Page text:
Few societal norms are as important to understanding Chinese culture as guanxi, or the potency of one’s family, academic, social, and professional relationships. Guanxi influences everything in China, from negotiating potential business deals to cutting through red tape on the way to securing a housing permit. And in a country with a bureaucracy as large and cumbersome as China’s, the value of powerful connections cannot be underestimated.
Few entities have proven more pivotal in helping me develop my guanxi across the country than the Global China Connection (GCC), the premier student organization for promoting ties between promising young Chinese people with aspiring leaders across the globe. GCC’s mission to “build relationships that will change the world,” may seem overly ambitious for any student organization, particularly one in its early stages like GCC, which was founded in 2007.
But given the organization’s leadership team, which reads like an all-star lineup of Ivy League universities and top institutions in Beijing, with students from Harvard, Columbia, Yale, Tsinghua, and Peking Universities, GCC offers its members a more potent and prestigious network than most student groups. After a month of learning from its members, both American and Chinese, I believe that the organization is well on its way to realizing its lofty statement of purpose.
The president of the GCC Alumni Association, Tyler Godoff, first introduces me to the organization. A good friend from Vanderbilt with a wealth of charisma and a natural capacity for leadership, Tyler works in Beijing for a Chinese state-owned shipping and logistics firm, a job he landed through his contacts in GCC.
From the moment I enter the airport terminal and find Tyler greeting me with a “Beijing Welcomes You” sign, I begin learning the importance of networking in China. Just days after arrival, I am invited to participate in a student government forum at Tsinghua University, China’s top college and the breeding ground for its leadership class. There, I meet a range of talented young people across China, including Jacky Zhang, the student union chairman at Tsinghua University, and a number of leaders at Peking, Beijing Normal, and Tsinghua Universities.
Caught off guard, I am asked to deliver some remarks to the assembled students about my experiences hosting conferences in the United States. I don’t fall completely on my face, as the assembled group nods along while I speak. But although it’s my first speech in China, it’s not my first speech in Chinese. I still have a bit more practicing to do on that end.
As my time in China continued, GCC’s executive team continued to impress with their relationships among some of China’s brightest young minds. Their Chinese campus directors are knowledgeable, welcoming students with bright futures. And all are eager to network with Western students, in the hopes that they might utilize these relationships to add to China’s growth and development in the years ahead.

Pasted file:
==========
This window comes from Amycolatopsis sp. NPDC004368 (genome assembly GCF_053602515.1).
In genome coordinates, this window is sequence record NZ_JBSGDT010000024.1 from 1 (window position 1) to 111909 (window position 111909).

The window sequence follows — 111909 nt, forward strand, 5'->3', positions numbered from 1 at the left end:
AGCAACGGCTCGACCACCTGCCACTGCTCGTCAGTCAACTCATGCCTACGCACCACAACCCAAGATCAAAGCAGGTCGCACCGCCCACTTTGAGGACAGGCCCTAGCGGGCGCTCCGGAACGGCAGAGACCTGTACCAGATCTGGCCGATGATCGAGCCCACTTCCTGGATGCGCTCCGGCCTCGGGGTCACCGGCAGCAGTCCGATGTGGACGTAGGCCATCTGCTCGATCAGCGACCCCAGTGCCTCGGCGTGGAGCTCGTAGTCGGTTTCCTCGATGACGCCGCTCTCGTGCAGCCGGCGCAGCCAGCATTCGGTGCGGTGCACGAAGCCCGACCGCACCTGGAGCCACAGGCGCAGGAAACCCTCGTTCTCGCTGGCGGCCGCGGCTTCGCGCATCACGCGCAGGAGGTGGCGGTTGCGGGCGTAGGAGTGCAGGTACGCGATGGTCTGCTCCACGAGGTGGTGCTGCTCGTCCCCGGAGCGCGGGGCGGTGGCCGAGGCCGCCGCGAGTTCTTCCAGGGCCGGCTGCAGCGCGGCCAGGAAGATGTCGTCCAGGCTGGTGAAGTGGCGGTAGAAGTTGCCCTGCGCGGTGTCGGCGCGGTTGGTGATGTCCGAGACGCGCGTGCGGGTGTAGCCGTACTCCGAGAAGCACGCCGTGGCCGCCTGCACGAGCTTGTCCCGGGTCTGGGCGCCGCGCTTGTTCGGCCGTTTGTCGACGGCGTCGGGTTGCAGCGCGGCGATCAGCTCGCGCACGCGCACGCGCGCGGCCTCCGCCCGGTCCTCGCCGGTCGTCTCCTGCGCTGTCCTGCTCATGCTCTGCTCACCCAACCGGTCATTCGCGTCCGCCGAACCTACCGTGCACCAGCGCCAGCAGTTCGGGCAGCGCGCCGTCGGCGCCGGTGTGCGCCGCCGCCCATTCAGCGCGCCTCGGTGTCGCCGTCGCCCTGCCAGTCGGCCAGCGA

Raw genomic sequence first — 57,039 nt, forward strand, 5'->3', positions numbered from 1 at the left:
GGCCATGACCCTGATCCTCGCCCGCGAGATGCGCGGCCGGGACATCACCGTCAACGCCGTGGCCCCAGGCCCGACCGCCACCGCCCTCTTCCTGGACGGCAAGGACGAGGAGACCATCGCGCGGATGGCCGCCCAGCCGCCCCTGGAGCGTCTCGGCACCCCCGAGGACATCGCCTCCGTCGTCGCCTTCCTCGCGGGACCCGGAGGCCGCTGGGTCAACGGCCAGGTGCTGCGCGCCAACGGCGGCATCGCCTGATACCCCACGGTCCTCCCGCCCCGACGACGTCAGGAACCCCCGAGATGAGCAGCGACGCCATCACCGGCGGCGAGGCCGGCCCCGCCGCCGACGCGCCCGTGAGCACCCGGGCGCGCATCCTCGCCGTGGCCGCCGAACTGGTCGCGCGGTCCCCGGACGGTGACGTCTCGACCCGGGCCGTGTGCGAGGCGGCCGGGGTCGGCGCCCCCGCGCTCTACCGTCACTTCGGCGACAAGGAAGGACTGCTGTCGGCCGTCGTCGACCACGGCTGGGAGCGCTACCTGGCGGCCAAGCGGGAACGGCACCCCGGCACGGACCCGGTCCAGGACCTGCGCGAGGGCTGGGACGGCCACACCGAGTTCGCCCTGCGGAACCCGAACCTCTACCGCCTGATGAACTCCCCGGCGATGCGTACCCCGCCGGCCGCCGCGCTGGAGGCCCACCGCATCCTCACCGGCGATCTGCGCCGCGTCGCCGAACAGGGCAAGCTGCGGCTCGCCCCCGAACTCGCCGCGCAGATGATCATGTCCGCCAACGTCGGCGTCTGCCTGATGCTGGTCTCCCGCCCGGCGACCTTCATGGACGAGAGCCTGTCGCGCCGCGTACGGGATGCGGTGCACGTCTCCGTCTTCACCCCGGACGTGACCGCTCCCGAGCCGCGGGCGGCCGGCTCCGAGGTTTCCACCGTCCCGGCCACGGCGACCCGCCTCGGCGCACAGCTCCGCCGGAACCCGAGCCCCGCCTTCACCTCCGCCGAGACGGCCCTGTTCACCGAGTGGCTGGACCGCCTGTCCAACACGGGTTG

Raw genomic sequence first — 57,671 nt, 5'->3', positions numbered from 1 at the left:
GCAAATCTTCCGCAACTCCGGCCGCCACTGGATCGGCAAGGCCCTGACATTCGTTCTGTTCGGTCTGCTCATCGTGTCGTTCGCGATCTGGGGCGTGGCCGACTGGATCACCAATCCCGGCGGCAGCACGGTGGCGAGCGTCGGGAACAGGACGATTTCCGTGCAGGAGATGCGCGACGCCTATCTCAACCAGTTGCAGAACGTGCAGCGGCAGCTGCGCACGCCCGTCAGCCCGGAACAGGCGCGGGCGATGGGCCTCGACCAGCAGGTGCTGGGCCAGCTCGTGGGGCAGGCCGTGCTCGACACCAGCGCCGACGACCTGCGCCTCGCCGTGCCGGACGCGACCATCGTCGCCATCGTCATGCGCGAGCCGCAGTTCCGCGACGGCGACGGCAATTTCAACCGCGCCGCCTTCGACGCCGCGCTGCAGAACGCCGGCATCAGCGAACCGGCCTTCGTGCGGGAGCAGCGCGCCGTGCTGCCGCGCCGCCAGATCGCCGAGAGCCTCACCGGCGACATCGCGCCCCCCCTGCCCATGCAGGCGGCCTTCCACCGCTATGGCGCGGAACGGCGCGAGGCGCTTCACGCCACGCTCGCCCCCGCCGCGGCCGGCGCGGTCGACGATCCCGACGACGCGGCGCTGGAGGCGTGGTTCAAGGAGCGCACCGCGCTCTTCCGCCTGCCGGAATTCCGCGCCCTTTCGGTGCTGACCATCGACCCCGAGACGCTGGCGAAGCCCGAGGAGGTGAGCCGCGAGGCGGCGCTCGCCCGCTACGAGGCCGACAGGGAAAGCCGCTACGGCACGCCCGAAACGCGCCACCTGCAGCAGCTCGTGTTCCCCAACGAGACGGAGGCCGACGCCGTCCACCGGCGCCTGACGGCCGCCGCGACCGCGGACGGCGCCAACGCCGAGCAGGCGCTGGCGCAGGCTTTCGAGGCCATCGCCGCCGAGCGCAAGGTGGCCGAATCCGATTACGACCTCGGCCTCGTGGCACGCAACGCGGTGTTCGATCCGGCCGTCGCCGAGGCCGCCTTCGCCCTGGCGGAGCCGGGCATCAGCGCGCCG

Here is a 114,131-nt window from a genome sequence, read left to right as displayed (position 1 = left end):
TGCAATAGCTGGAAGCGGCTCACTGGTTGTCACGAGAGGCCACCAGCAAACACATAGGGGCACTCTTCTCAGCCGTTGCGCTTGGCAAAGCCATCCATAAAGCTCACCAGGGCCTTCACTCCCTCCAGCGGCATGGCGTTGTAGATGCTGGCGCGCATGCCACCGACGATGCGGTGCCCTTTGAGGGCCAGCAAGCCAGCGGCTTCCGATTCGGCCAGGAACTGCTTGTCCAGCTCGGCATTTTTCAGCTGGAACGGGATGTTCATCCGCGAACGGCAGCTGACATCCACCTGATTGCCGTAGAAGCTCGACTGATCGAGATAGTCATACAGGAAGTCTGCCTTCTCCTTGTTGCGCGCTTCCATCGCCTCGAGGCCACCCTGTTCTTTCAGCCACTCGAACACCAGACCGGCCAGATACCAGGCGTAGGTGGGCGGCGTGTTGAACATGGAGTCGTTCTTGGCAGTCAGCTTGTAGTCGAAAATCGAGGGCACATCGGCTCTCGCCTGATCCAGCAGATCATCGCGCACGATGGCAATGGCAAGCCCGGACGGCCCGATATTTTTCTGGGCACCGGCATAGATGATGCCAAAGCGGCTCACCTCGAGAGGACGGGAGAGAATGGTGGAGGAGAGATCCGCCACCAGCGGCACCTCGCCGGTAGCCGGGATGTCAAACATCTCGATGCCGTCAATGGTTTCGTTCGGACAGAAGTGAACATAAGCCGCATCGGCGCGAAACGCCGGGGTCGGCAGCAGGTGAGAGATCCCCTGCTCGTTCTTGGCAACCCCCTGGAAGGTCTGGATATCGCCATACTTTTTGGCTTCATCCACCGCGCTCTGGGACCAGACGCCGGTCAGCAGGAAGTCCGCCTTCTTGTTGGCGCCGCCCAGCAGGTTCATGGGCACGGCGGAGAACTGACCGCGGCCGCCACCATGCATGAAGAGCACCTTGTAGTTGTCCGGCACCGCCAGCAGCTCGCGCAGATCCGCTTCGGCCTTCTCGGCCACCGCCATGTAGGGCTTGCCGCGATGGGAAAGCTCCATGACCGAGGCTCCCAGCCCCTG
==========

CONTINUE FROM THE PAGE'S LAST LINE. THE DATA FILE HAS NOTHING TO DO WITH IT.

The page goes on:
Members of their leadership team not only opened new doors for me, they also helped me develop insight into the types of questions I needed to ask in order to grow my understanding of China. After learning about my opportunity to interview former president George W. Bush, Aaron Kiersch (senior vice president) willingly offered his opinion on the types of big-picture questions to pose, and Eric Glyman (director of initiatives) introduced me to a major health care executive in China so that I would develop a more well-rounded perspective on the Chinese economy.
Global China Connection’s co-founder and president, Columbia student Gavin Newton-Tanzer, shared his views on the importance of building relationships with Chinese students in this way: “Chinese people place a very high value on friendship, particularly with those who they meet during their formative years. Over time, they become less likely to branch out and add to their professional networks, partly because of their loyalty to the friendships made during their formative years.”
“And that’s where GCC offers value,” Gavin says. “We are providing opportunities for American college students to build relationships with some of the most talented young leaders in China. Given the importance of the U.S.-China relationship to our generation, these contacts will be invaluable for our members in their future business, trade, and policy relationships with the world’s fastest growing power.”
Gavin, Tyler, Eric, Aaron, and their colleagues in GCC’s leadership corps are wasting no time in advancing these relationships and growing their organization’s impact. A few weeks before my arrival, they met with U.S. Ambassador Jon Huntsman, Jr. to discuss President Obama’s 100,000 Strong Initiative, a bold vision for sending American students abroad to study at Chinese universities and strengthen ties for the future. GCC will likely play a major role in marketing this project to college students across the United States.
From meeting many of these young people over dinner to singing with them at one of Beijing’s famed KTV karaoke houses, I learned much about the norms and expectations governing relationships from the leaders of GCC. I recommend anyone interested in building connections in China to look up their organization online: http://www.gccglobal.org/. It’s a great way to get connected for the future.